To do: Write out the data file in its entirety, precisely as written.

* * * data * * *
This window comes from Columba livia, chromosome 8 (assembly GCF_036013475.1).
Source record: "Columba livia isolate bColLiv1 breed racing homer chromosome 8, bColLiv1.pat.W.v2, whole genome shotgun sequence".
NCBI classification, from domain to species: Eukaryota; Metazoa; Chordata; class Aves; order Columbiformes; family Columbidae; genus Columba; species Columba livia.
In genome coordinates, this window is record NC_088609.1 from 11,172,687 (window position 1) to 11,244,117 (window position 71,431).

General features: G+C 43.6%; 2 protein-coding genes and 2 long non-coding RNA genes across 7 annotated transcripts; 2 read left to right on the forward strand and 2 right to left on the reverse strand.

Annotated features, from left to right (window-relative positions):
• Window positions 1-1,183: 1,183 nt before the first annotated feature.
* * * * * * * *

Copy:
This window comes from Columba livia, chromosome 8 (assembly GCF_036013475.1).
Source record: "Columba livia isolate bColLiv1 breed racing homer chromosome 8, bColLiv1.pat.W.v2, whole genome shotgun sequence".
NCBI classification, from domain to species: Eukaryota; Metazoa; Chordata; class Aves; order Columbiformes; family Columbidae; genus Columba; species Columba livia.
In genome coordinates, this window is record NC_088609.1 from 11,172,687 (window position 1) to 11,244,117 (window position 71,431).

General features: G+C 43.6%; 2 protein-coding genes and 2 long non-coding RNA genes across 7 annotated transcripts; 2 read left to right on the forward strand and 2 right to left on the reverse strand.

Annotated features, from left to right (window-relative positions):
• Window positions 1-1,183: 1,183 nt before the first annotated feature.